Microsoft Lays Out Plans for Windows on ARM Processors
Back in September, we covered Microsoft's announcement of Windows 8, the next step in the operating system's evolution that seeks to encompass not only traditional PCs but also mobile devices running on ARM processor architecture.
Microsoft's Steven Sinofsky showing off prototype Windows 8 hardware at September's BUILD conference
Steven Sinofsky, president of Microsoft's Windows division, today issued a massive blog post laying out in more detail how the company plans to tackle Windows on ARM (WOA). Sinofsky notes upfront that WOA will be a new member of the Windows family, based heavily on Windows 8 but customized for the flexibility that users will see in ARM-based systems in both traditional PC and mobile form factors.
With Windows 8, we have reimagined Windows from the chipset to the experience—and bringing this reimagined Windows to the ARM processor architecture is a significant part of this innovation. Expanding the view of the PC to cover a much wider range of form factors and designs than some think of today is an important part of these efforts. Windows on ARM enables creativity in PC design that, in combination with newly architected features of the Windows OS, will bring to customers new, no-compromise PCs.
WOA will be focused on Microsoft's "Metro" touch interface for Windows 8, but will also support a limited "desktop mode" that will more closely resemble traditional Windows and which will support versions of Microsoft's Office applications optimized for the ARM architecture to provide touch support as well as minimization of power and resource consumption.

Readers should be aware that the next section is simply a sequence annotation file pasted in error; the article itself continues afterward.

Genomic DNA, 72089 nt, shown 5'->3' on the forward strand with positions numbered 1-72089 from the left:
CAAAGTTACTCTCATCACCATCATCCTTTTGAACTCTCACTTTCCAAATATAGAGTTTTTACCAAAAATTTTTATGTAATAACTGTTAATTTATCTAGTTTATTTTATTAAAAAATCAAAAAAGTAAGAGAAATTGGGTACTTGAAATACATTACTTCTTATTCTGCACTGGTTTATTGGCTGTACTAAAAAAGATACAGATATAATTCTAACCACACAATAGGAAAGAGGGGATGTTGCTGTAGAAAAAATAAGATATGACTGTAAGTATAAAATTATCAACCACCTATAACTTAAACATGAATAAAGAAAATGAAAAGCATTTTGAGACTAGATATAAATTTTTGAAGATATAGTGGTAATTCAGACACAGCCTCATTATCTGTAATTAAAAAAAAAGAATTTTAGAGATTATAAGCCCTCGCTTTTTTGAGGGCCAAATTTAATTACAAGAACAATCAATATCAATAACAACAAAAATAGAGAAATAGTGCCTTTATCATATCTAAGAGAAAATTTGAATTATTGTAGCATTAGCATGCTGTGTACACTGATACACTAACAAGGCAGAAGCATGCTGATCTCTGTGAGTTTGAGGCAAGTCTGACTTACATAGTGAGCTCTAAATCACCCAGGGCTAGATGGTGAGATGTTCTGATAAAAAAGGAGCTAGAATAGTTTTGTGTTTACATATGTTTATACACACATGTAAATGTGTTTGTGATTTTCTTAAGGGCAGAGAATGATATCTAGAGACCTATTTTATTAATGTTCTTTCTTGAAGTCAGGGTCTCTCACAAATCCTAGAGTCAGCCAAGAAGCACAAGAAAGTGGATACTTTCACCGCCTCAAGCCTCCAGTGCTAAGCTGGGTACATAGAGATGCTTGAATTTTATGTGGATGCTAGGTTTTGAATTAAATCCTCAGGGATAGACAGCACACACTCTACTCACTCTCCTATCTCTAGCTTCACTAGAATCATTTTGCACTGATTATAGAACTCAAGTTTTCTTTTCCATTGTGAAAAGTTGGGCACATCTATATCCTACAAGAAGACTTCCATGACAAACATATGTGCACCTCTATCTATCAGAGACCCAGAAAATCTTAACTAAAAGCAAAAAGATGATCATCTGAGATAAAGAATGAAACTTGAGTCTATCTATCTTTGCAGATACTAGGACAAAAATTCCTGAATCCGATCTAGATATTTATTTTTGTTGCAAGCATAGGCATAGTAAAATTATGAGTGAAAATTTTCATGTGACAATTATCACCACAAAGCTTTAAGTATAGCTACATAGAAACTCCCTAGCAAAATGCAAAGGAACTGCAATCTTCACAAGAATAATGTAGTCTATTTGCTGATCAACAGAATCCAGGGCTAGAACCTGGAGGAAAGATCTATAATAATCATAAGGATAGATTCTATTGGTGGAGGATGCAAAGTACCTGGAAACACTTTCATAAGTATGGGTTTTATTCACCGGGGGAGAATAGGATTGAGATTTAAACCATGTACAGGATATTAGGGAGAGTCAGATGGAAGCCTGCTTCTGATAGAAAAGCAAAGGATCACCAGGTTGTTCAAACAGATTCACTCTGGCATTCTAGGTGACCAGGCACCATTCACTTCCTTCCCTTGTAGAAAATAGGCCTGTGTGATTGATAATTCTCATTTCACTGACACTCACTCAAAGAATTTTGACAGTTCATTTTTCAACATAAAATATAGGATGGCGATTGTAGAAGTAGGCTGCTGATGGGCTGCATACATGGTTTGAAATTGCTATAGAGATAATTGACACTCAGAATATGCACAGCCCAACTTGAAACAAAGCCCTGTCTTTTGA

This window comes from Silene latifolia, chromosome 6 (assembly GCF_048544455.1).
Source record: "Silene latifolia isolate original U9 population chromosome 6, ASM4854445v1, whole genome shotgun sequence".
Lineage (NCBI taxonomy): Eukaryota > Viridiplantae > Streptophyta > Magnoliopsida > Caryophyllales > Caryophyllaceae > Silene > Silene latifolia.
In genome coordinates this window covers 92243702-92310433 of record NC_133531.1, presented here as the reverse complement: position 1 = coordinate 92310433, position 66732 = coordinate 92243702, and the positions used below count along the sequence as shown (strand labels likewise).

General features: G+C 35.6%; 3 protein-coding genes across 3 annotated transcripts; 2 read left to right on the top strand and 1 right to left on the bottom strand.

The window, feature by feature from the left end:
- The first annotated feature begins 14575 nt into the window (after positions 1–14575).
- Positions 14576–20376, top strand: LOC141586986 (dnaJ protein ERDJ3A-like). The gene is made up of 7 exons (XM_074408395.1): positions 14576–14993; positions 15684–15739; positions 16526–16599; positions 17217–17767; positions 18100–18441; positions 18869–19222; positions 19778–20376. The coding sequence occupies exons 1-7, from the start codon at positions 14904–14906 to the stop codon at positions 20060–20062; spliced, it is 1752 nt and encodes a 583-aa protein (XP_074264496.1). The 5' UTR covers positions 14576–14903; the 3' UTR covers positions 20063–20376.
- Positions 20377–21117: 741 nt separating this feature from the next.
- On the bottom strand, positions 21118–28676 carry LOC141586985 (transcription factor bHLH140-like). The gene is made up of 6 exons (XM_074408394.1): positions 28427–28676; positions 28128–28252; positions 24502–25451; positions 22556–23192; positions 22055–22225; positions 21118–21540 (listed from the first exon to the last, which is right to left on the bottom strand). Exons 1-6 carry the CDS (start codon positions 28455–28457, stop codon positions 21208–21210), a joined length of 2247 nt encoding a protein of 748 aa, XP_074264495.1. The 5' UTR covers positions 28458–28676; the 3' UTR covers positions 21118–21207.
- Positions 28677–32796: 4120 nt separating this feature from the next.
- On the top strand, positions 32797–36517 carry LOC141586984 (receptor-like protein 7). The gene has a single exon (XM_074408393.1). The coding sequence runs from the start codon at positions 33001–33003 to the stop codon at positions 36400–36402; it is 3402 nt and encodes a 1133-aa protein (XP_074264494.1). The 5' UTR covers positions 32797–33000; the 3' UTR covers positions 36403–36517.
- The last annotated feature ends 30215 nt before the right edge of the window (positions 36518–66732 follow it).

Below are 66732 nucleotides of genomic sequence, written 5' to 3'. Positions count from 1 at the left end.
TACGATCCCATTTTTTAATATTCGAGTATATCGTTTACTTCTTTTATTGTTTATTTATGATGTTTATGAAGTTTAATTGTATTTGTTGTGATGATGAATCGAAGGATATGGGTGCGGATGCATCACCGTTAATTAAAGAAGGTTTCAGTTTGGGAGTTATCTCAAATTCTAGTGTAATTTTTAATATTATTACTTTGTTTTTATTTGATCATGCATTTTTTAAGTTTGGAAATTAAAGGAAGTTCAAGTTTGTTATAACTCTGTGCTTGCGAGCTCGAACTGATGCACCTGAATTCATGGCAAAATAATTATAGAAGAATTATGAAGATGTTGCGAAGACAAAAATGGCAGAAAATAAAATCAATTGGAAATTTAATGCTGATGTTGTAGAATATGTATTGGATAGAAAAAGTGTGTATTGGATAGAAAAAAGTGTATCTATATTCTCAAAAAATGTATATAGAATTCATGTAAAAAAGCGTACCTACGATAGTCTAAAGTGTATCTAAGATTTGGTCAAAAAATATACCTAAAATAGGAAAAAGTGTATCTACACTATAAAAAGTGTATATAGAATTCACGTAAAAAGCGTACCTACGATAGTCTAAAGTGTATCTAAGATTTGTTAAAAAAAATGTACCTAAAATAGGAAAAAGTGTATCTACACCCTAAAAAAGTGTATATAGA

Microsoft will also be following Apple's App Store model with Windows on ARM, with application distribution occurring solely through the Windows Store. Existing Windows apps will have to be completely rewritten to be compatible with WOA, but developers will be able to write for both WOA and the more traditional Windows 8 simultaneously if they wish.
Microsoft has been working closely with a variety of hardware and peripheral partners to ensure tight integration between hardware and software for WOA systems, and the company intends to ship WOA simultaneously with the Windows 8 launch. As Bloomberg notes, Microsoft will be helping push work on WOA forward by providing select developers with test machines running WOA on chips from Qualcomm, Texas Instruments, and Nvidia. That developer program is set to go live with the next round of Windows 8 beta testing at the end of the month.
The ARM architecture is of course the basis for Apple's iOS products, as well as many of the other most popular mobile devices on the market. Microsoft has lagged behind in the push for mobile as its Windows Phone operating system has failed to catch on with consumers and its tablet efforts have stalled. In recognizing that the ARM architecture will help enable the next generation of increasingly portable devices, Microsoft is hoping to tie into its existing strength with traditional Windows to generate momentum in the touch-enabled and mobile markets.